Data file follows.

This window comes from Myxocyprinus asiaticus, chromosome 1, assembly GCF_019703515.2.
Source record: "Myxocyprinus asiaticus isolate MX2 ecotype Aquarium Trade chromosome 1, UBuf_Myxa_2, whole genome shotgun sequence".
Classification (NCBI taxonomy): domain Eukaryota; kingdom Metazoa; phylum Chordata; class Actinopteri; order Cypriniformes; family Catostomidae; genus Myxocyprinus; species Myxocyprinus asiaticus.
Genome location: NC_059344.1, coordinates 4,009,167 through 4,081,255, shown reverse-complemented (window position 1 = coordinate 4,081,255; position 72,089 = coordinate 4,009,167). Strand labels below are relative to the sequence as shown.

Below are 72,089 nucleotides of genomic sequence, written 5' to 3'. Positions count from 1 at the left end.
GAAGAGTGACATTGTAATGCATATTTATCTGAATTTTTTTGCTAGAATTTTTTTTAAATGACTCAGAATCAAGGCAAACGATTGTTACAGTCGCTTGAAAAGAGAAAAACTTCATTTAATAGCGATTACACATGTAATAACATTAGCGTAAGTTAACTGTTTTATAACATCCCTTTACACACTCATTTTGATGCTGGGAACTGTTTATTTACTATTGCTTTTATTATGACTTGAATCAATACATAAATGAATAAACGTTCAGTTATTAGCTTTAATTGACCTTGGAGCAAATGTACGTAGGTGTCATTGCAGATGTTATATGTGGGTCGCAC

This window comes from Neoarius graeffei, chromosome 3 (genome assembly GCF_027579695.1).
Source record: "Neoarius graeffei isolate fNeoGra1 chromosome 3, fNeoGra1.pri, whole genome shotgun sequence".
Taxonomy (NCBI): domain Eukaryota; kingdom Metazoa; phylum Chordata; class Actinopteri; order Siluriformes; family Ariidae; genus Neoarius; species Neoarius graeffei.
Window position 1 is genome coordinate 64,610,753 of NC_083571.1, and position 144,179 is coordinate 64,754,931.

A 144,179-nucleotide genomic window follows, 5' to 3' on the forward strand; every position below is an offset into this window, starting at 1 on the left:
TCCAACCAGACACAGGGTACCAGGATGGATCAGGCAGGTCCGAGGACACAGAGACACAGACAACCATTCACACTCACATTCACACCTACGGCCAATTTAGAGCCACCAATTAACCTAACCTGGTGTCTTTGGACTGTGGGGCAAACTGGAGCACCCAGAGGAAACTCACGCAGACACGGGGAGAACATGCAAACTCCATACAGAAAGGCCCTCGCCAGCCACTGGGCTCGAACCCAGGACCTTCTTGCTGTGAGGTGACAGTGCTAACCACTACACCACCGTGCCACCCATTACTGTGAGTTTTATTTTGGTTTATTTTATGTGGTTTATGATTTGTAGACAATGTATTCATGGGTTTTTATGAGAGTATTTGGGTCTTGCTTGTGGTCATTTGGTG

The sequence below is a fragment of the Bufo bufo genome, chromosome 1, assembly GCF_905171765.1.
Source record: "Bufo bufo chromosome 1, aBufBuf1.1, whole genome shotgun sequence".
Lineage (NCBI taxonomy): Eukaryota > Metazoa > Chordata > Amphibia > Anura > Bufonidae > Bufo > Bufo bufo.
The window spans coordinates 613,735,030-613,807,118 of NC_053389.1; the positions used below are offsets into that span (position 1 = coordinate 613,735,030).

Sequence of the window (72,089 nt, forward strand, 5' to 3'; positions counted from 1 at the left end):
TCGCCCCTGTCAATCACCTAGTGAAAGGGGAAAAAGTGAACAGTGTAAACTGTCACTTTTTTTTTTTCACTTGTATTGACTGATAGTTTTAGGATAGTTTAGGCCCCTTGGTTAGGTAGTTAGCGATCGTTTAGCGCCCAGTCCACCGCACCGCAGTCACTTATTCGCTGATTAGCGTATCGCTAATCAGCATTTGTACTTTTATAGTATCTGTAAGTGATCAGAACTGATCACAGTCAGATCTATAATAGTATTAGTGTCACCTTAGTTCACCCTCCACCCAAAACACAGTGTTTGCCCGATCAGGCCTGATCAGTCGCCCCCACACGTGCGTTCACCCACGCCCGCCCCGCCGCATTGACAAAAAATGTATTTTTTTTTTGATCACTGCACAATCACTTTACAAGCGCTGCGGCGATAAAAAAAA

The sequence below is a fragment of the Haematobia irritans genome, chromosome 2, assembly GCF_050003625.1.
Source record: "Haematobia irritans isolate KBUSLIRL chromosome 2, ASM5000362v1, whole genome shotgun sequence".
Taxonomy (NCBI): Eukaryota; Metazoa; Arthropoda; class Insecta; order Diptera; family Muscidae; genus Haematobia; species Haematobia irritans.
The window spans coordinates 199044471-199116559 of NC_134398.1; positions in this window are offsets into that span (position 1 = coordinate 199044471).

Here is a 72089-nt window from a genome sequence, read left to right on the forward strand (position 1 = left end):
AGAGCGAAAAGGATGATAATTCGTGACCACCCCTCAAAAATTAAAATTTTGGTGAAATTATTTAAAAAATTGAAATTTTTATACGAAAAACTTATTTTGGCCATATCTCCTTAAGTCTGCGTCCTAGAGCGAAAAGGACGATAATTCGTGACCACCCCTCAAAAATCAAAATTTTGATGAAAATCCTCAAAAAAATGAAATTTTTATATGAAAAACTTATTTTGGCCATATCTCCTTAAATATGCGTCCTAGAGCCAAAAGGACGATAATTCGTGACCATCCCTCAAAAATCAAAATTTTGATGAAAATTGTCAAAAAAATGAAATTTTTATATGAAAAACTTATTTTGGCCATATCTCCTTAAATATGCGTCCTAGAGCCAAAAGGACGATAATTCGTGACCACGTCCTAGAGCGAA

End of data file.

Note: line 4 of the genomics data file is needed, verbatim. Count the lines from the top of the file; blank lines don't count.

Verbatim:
Genome location: NC_059344.1, coordinates 4,009,167 through 4,081,255, shown reverse-complemented (window position 1 = coordinate 4,081,255; position 72,089 = coordinate 4,009,167). Strand labels below are relative to the sequence as shown.